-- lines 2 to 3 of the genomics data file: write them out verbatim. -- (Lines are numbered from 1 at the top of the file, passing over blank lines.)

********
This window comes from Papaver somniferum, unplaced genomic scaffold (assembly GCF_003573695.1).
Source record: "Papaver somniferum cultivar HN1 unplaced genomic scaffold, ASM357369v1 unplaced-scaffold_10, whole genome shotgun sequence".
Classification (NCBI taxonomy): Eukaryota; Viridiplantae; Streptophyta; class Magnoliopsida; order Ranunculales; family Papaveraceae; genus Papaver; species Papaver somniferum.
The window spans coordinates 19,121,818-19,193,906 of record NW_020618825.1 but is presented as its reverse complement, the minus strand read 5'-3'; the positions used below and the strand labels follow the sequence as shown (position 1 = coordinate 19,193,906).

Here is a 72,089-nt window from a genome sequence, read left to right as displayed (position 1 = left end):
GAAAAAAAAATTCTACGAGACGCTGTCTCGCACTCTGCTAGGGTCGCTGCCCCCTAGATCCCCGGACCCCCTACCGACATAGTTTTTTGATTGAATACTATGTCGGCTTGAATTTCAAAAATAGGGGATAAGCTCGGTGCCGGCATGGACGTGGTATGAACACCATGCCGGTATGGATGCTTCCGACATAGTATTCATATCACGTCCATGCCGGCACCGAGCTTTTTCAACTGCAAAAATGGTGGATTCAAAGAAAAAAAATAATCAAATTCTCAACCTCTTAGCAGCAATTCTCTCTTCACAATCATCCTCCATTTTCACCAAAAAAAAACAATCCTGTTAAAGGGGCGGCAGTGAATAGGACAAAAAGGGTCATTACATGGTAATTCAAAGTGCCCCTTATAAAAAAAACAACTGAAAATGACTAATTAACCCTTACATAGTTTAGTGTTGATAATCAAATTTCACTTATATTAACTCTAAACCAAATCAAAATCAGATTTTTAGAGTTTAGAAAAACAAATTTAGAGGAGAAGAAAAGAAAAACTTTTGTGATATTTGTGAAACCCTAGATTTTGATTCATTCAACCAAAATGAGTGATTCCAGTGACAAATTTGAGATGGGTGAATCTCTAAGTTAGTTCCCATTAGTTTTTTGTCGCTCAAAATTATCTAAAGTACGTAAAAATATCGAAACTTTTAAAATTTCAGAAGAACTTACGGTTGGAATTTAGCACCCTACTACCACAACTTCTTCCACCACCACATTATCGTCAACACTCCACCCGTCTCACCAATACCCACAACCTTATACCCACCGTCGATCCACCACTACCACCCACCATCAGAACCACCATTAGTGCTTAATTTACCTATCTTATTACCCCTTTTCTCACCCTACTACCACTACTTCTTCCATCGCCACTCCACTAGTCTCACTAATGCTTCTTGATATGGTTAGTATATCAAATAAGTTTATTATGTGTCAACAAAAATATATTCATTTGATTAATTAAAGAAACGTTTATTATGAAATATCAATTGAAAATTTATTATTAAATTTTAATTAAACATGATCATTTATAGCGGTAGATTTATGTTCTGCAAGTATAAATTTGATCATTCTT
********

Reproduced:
Source record: "Papaver somniferum cultivar HN1 unplaced genomic scaffold, ASM357369v1 unplaced-scaffold_10, whole genome shotgun sequence".
Classification (NCBI taxonomy): Eukaryota; Viridiplantae; Streptophyta; class Magnoliopsida; order Ranunculales; family Papaveraceae; genus Papaver; species Papaver somniferum.